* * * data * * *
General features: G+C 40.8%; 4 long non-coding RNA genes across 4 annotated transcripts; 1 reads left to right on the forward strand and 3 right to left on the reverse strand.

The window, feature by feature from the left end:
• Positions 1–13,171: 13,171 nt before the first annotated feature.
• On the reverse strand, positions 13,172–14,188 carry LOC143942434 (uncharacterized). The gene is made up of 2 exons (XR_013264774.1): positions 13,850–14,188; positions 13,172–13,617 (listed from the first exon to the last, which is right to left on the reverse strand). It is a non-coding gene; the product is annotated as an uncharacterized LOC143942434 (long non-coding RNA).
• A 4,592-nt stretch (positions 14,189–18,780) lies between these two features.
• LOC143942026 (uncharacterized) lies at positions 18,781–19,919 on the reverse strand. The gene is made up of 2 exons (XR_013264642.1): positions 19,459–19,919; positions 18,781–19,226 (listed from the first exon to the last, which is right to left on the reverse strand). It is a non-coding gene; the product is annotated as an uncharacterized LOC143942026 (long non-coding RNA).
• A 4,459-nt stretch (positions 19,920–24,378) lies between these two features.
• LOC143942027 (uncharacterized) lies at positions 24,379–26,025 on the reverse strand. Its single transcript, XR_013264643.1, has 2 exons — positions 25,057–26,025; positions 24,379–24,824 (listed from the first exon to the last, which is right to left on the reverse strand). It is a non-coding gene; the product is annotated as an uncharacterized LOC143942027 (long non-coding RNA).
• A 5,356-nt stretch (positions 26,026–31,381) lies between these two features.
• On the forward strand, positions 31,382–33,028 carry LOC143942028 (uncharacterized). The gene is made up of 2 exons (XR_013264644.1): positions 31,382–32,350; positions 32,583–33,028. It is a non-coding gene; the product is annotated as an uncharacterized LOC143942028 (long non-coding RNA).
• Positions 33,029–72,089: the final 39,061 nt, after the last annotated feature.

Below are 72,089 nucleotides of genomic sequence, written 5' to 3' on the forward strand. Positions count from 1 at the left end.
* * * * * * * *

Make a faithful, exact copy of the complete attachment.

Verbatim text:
General features: G+C 40.8%; 4 long non-coding RNA genes across 4 annotated transcripts; 1 reads left to right on the forward strand and 3 right to left on the reverse strand.

The window, feature by feature from the left end:
• Positions 1–13,171: 13,171 nt before the first annotated feature.
• On the reverse strand, positions 13,172–14,188 carry LOC143942434 (uncharacterized). The gene is made up of 2 exons (XR_013264774.1): positions 13,850–14,188; positions 13,172–13,617 (listed from the first exon to the last, which is right to left on the reverse strand). It is a non-coding gene; the product is annotated as an uncharacterized LOC143942434 (long non-coding RNA).
• A 4,592-nt stretch (positions 14,189–18,780) lies between these two features.
• LOC143942026 (uncharacterized) lies at positions 18,781–19,919 on the reverse strand. The gene is made up of 2 exons (XR_013264642.1): positions 19,459–19,919; positions 18,781–19,226 (listed from the first exon to the last, which is right to left on the reverse strand). It is a non-coding gene; the product is annotated as an uncharacterized LOC143942026 (long non-coding RNA).
• A 4,459-nt stretch (positions 19,920–24,378) lies between these two features.
• LOC143942027 (uncharacterized) lies at positions 24,379–26,025 on the reverse strand. Its single transcript, XR_013264643.1, has 2 exons — positions 25,057–26,025; positions 24,379–24,824 (listed from the first exon to the last, which is right to left on the reverse strand). It is a non-coding gene; the product is annotated as an uncharacterized LOC143942027 (long non-coding RNA).
• A 5,356-nt stretch (positions 26,026–31,381) lies between these two features.
• On the forward strand, positions 31,382–33,028 carry LOC143942028 (uncharacterized). The gene is made up of 2 exons (XR_013264644.1): positions 31,382–32,350; positions 32,583–33,028. It is a non-coding gene; the product is annotated as an uncharacterized LOC143942028 (long non-coding RNA).
• Positions 33,029–72,089: the final 39,061 nt, after the last annotated feature.

Below are 72,089 nucleotides of genomic sequence, written 5' to 3' on the forward strand. Positions count from 1 at the left end.